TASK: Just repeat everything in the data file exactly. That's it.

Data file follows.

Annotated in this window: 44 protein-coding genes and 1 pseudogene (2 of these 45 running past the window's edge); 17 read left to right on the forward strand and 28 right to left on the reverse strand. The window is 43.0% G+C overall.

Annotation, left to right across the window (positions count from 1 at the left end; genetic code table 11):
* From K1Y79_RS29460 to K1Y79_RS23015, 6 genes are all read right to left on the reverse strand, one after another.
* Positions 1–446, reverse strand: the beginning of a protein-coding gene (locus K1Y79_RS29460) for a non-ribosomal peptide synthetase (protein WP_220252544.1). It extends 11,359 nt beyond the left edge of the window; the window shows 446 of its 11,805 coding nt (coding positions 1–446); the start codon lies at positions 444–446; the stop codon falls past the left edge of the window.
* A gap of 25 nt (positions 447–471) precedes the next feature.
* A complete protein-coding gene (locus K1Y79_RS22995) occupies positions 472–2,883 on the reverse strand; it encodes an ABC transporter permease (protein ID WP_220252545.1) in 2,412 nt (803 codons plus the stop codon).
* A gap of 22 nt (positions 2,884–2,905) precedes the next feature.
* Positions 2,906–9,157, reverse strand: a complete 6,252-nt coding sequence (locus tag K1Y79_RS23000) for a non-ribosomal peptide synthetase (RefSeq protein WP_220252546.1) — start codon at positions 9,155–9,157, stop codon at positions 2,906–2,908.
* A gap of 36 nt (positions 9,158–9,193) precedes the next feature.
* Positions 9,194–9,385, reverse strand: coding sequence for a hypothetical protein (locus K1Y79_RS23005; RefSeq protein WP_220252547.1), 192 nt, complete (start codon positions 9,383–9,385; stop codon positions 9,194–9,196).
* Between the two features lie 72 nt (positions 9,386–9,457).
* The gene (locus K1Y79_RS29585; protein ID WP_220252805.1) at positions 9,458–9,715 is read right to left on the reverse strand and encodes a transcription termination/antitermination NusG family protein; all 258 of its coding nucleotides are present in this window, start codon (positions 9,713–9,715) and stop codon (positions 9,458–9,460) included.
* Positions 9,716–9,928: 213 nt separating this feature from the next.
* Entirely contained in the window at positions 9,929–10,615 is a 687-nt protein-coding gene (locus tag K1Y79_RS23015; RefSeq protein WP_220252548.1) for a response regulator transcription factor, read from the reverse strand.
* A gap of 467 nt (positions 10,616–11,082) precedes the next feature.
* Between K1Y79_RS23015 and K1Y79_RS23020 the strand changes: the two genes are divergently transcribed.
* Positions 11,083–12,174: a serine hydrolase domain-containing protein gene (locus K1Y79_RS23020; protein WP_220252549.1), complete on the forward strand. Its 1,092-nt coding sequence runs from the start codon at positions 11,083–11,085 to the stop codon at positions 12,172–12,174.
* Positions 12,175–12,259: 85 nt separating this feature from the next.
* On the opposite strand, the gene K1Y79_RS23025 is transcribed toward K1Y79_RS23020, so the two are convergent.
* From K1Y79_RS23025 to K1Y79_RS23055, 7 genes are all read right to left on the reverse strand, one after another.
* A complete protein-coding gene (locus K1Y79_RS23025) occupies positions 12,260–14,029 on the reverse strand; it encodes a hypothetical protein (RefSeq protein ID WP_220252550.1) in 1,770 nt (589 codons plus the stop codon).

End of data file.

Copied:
Annotated in this window: 44 protein-coding genes and 1 pseudogene (2 of these 45 running past the window's edge); 17 read left to right on the forward strand and 28 right to left on the reverse strand. The window is 43.0% G+C overall.

Annotation, left to right across the window (positions count from 1 at the left end; genetic code table 11):
* From K1Y79_RS29460 to K1Y79_RS23015, 6 genes are all read right to left on the reverse strand, one after another.
* Positions 1–446, reverse strand: the beginning of a protein-coding gene (locus K1Y79_RS29460) for a non-ribosomal peptide synthetase (protein WP_220252544.1). It extends 11,359 nt beyond the left edge of the window; the window shows 446 of its 11,805 coding nt (coding positions 1–446); the start codon lies at positions 444–446; the stop codon falls past the left edge of the window.
* A gap of 25 nt (positions 447–471) precedes the next feature.
* A complete protein-coding gene (locus K1Y79_RS22995) occupies positions 472–2,883 on the reverse strand; it encodes an ABC transporter permease (protein ID WP_220252545.1) in 2,412 nt (803 codons plus the stop codon).
* A gap of 22 nt (positions 2,884–2,905) precedes the next feature.
* Positions 2,906–9,157, reverse strand: a complete 6,252-nt coding sequence (locus tag K1Y79_RS23000) for a non-ribosomal peptide synthetase (RefSeq protein WP_220252546.1) — start codon at positions 9,155–9,157, stop codon at positions 2,906–2,908.
* A gap of 36 nt (positions 9,158–9,193) precedes the next feature.
* Positions 9,194–9,385, reverse strand: coding sequence for a hypothetical protein (locus K1Y79_RS23005; RefSeq protein WP_220252547.1), 192 nt, complete (start codon positions 9,383–9,385; stop codon positions 9,194–9,196).
* Between the two features lie 72 nt (positions 9,386–9,457).
* The gene (locus K1Y79_RS29585; protein ID WP_220252805.1) at positions 9,458–9,715 is read right to left on the reverse strand and encodes a transcription termination/antitermination NusG family protein; all 258 of its coding nucleotides are present in this window, start codon (positions 9,713–9,715) and stop codon (positions 9,458–9,460) included.
* Positions 9,716–9,928: 213 nt separating this feature from the next.
* Entirely contained in the window at positions 9,929–10,615 is a 687-nt protein-coding gene (locus tag K1Y79_RS23015; RefSeq protein WP_220252548.1) for a response regulator transcription factor, read from the reverse strand.
* A gap of 467 nt (positions 10,616–11,082) precedes the next feature.
* Between K1Y79_RS23015 and K1Y79_RS23020 the strand changes: the two genes are divergently transcribed.
* Positions 11,083–12,174: a serine hydrolase domain-containing protein gene (locus K1Y79_RS23020; protein WP_220252549.1), complete on the forward strand. Its 1,092-nt coding sequence runs from the start codon at positions 11,083–11,085 to the stop codon at positions 12,172–12,174.
* Positions 12,175–12,259: 85 nt separating this feature from the next.
* On the opposite strand, the gene K1Y79_RS23025 is transcribed toward K1Y79_RS23020, so the two are convergent.
* From K1Y79_RS23025 to K1Y79_RS23055, 7 genes are all read right to left on the reverse strand, one after another.
* A complete protein-coding gene (locus K1Y79_RS23025) occupies positions 12,260–14,029 on the reverse strand; it encodes a hypothetical protein (RefSeq protein ID WP_220252550.1) in 1,770 nt (589 codons plus the stop codon).